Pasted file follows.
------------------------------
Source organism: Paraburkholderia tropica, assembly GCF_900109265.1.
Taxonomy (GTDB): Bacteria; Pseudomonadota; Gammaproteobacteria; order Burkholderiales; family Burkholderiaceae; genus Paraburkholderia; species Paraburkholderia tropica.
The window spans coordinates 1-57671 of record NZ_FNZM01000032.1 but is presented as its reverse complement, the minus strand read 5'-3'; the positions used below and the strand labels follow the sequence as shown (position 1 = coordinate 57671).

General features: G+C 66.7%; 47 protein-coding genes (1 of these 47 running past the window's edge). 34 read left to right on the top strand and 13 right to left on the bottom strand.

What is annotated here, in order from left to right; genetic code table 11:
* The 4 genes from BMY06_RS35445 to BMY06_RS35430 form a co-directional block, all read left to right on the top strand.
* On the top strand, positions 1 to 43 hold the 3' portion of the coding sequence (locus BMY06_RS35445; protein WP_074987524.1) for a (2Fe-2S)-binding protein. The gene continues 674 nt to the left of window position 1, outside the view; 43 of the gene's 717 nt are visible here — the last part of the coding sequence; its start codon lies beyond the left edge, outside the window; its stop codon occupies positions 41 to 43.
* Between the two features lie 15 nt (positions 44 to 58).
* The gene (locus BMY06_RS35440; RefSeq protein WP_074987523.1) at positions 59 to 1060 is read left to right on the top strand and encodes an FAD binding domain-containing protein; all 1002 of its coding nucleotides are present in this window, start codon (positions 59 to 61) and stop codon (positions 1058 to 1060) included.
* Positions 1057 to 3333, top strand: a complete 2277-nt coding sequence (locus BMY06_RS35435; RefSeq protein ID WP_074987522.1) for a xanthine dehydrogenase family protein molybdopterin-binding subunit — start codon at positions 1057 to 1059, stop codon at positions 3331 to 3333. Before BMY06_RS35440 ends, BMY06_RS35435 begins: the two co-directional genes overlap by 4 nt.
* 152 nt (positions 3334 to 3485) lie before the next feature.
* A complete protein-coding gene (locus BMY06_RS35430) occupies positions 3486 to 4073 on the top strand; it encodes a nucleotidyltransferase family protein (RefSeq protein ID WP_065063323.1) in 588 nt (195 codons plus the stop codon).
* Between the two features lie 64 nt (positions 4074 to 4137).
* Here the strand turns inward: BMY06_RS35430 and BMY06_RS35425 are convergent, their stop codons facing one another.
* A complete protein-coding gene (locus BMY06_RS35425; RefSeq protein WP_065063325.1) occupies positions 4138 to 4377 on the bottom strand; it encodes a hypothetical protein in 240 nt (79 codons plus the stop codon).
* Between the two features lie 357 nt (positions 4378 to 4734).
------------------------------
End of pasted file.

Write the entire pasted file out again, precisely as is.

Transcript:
Source organism: Paraburkholderia tropica, assembly GCF_900109265.1.
Taxonomy (GTDB): Bacteria; Pseudomonadota; Gammaproteobacteria; order Burkholderiales; family Burkholderiaceae; genus Paraburkholderia; species Paraburkholderia tropica.
The window spans coordinates 1-57671 of record NZ_FNZM01000032.1 but is presented as its reverse complement, the minus strand read 5'-3'; the positions used below and the strand labels follow the sequence as shown (position 1 = coordinate 57671).

General features: G+C 66.7%; 47 protein-coding genes (1 of these 47 running past the window's edge). 34 read left to right on the top strand and 13 right to left on the bottom strand.

What is annotated here, in order from left to right; genetic code table 11:
* The 4 genes from BMY06_RS35445 to BMY06_RS35430 form a co-directional block, all read left to right on the top strand.
* On the top strand, positions 1 to 43 hold the 3' portion of the coding sequence (locus BMY06_RS35445; protein WP_074987524.1) for a (2Fe-2S)-binding protein. The gene continues 674 nt to the left of window position 1, outside the view; 43 of the gene's 717 nt are visible here — the last part of the coding sequence; its start codon lies beyond the left edge, outside the window; its stop codon occupies positions 41 to 43.
* Between the two features lie 15 nt (positions 44 to 58).
* The gene (locus BMY06_RS35440; RefSeq protein WP_074987523.1) at positions 59 to 1060 is read left to right on the top strand and encodes an FAD binding domain-containing protein; all 1002 of its coding nucleotides are present in this window, start codon (positions 59 to 61) and stop codon (positions 1058 to 1060) included.
* Positions 1057 to 3333, top strand: a complete 2277-nt coding sequence (locus BMY06_RS35435; RefSeq protein ID WP_074987522.1) for a xanthine dehydrogenase family protein molybdopterin-binding subunit — start codon at positions 1057 to 1059, stop codon at positions 3331 to 3333. Before BMY06_RS35440 ends, BMY06_RS35435 begins: the two co-directional genes overlap by 4 nt.
* 152 nt (positions 3334 to 3485) lie before the next feature.
* A complete protein-coding gene (locus BMY06_RS35430) occupies positions 3486 to 4073 on the top strand; it encodes a nucleotidyltransferase family protein (RefSeq protein ID WP_065063323.1) in 588 nt (195 codons plus the stop codon).
* Between the two features lie 64 nt (positions 4074 to 4137).
* Here the strand turns inward: BMY06_RS35430 and BMY06_RS35425 are convergent, their stop codons facing one another.
* A complete protein-coding gene (locus BMY06_RS35425; RefSeq protein WP_065063325.1) occupies positions 4138 to 4377 on the bottom strand; it encodes a hypothetical protein in 240 nt (79 codons plus the stop codon).
* Between the two features lie 357 nt (positions 4378 to 4734).